Saving families

Ideas about warning signs were part of the medicalisation of the family murder, the belief that there was a set of symptoms that could be spotted and avoided. This social-psychiatric narrative also implied that the unwary were to blame for disaster.

The Sunday Tribune, an English-language weekly newspaper published in what was then Natal province, went as far as to use the standfirst, “Family ignored danger signs – and paid with their loved ones’ lives”. Complacency and lack of communal care were blamed for the destruction of white South African youth. Society was failing to protect the young from dangers that could have been anticipated.

An editorial in the Afrikaans daily Beeld, titled “Kommerwekkend” (“Worrisome”), speculated that deaths like the Bothas’ were part of a national crime problem, the result of a society that was too violent, with firearms too easily available.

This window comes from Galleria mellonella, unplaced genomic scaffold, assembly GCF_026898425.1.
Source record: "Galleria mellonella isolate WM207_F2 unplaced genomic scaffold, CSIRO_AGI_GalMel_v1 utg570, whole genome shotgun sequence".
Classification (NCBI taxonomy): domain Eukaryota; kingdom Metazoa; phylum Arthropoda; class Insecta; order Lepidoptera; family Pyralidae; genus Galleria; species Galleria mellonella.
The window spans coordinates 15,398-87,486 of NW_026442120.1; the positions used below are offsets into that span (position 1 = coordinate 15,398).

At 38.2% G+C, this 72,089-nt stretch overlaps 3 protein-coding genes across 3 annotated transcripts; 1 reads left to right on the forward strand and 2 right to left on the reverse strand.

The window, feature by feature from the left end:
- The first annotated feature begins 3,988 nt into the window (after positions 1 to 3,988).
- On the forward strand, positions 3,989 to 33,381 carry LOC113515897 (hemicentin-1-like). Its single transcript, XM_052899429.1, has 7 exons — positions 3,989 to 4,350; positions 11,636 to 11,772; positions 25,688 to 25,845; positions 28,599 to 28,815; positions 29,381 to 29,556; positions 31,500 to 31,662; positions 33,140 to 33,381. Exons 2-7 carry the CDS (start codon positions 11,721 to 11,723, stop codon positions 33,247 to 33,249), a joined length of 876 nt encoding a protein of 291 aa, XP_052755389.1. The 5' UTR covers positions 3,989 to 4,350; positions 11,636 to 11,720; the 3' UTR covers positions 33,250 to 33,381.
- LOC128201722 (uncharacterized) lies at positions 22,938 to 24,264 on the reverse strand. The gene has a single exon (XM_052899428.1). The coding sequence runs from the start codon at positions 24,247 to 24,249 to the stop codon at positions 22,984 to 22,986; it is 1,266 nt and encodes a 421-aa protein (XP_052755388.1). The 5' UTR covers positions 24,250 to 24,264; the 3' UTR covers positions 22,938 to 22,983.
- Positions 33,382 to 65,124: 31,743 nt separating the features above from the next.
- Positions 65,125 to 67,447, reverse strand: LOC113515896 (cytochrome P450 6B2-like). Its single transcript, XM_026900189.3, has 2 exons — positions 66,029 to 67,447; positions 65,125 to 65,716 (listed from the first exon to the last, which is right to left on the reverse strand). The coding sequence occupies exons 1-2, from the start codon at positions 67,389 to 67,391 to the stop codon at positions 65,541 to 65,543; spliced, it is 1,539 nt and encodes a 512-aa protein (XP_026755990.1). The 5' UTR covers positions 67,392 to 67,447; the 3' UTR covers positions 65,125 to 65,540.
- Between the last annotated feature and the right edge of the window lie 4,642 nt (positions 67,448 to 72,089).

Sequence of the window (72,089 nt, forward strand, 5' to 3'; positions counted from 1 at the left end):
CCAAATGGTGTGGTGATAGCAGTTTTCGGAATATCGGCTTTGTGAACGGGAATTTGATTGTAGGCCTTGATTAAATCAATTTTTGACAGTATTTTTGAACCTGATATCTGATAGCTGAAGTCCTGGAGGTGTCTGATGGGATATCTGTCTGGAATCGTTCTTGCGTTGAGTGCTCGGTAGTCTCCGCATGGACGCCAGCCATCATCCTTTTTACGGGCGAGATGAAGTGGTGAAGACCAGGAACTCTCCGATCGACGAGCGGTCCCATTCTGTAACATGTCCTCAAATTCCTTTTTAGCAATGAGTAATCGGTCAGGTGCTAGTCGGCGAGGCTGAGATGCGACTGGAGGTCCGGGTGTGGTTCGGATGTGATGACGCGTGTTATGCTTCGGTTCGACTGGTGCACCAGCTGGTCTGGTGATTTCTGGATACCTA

The Weekend Argus in Cape Town called the deaths part of a “frightening chronicle” of killings and printed a list of possible causes agreed upon by several unnamed psychologists: “unemployment, stress, sex, the availability of firearms, misplaced religious beliefs, immaturity, alcohol, fears about the future and ‘hot weather’”.

This list avoided the most influential, volatile and unsettling factor that affected South African society. Save from fear of the future, apartheid was given no place in a consideration of why family murders happened, although notions of Afrikanerness and gendered cultural identity crept in in the form of religion, immaturity and sexual issues.

Later in the period other experts suggested a different causal model for family murder that implicated the violence of apartheid as a primary factor. The family murder panic was thus part of a cultural shift. It helped to inaugurate a public discussion of the fact that apartheid could be dangerously brutalising for white people, allowing them to be critical of the system without having to acknowledge the far more damaging consequences it had had for black South Africans.

  • Nicky Falkof: Senior Lecturer in Media Studies, University of the Witwatersrand

This article first appeared in The Conversation

The Conversation